Leo Varadkar did not start this week with a plan to trigger a snap election, no more than Micheál Martin did, but with a series of serious missteps Leo Varadkar walked this government to the brink and last night whipped things up to a point that the country is now on a course that means a general election either before Christmas or early in 2018.

Misstep number one came with the Taoiseach’s opening comments on Leader’s Question in the Dáil last Tuesday. when he attempted to address the issue

“The House will appreciate, once again, that I do not have first-hand knowledge of any of these matters.”

With those words it was clear that an Taoiseach was approaching the issue of Minister Fitzgerald’s level of knowledge on the campaign against Sgt McCabe satisfied that it had nothing personally to do with him and, so it was not something for him to be worried about.

Continue reading

Taoiseach Varadkar is more Gordon Brown than Tony Blair

26 Sep

This column first appeared on Broadsheet.ie on September 20th 2017

varadbrownOne of my favourite political anecdotes comes from the late Australian Prime Minister Gough Whitlam. Whitlam was on a trip to China to meet the infamous Mao Tse-tung. His officials warned Whitlam that Chairman Mao disliked small talk intensely and advised that he come up with a couple of substantive questions if he wanted to keep the conversation going. Whitlam decided, given that the visit was coming around the tenth anniversary of the assassination of President John F Kennedy, that he would ask Mao to speculate on what might have happened to the world order if Nikita Kruschev had been shot that day instead of Kennedy.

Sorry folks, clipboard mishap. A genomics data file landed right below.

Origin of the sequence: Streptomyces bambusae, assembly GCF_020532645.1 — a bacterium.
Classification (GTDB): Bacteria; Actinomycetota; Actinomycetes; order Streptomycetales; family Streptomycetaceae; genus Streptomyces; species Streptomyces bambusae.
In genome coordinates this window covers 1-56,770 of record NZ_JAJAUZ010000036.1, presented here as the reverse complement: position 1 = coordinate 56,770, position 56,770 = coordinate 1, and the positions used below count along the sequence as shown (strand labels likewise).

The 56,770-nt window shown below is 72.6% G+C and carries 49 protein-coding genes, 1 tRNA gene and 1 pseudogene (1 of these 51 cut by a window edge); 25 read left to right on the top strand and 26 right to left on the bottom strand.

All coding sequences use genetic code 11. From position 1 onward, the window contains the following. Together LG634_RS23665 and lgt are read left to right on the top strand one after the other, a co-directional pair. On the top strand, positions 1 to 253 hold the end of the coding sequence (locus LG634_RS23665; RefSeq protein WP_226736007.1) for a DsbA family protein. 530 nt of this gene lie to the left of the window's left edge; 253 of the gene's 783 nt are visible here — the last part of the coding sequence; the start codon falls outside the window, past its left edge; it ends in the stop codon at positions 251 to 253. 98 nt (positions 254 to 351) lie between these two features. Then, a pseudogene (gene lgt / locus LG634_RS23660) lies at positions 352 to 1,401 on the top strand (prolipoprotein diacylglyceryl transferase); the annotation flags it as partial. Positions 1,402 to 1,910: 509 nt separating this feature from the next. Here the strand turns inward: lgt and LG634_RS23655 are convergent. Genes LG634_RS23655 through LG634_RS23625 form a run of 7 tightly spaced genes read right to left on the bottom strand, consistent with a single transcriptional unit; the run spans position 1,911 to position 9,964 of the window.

Delighted with the substance and depth of his question he set off to meet Mao and to hear the Chairman’s thoughts on this great “what if”. He sat down with Mao and, after the usual formal introductions, he proceeding to ask his question. The Chairman seemed pensive and intrigued. Then, after a few moments thought, he replied, ‘I don’t think Mr Onassis would have married Mrs Kruschev’.

Continue reading

@campaignforleo poll nos – not so much a Leo bounce as just an Enda recoil

16 Jul

This is my Broadsheet.ie column from last week, published before today’s Sunday Times/B&A poll showing FG on 29% and FF on 30%. This joint level of support of 59% is a positive, particularly for FF and suggests it has scope to get its average showing back into the low 30s. 

The original article is online here: www.broadsheet.ie/a-bounce-or-a-recoil

______________________________________________

sbp.redc_-1024x502

From the Sunday Business Post/RedC

Well, that didn’t seem to last too long.

Yesterday’s Sunday Business Post/RedC poll showed Fine Gael’s lead over Fianna Fáil closing by 5pts: from 8% in late May to down to just 3% now) This suggests an abrupt end to the Varadkar honeymoon.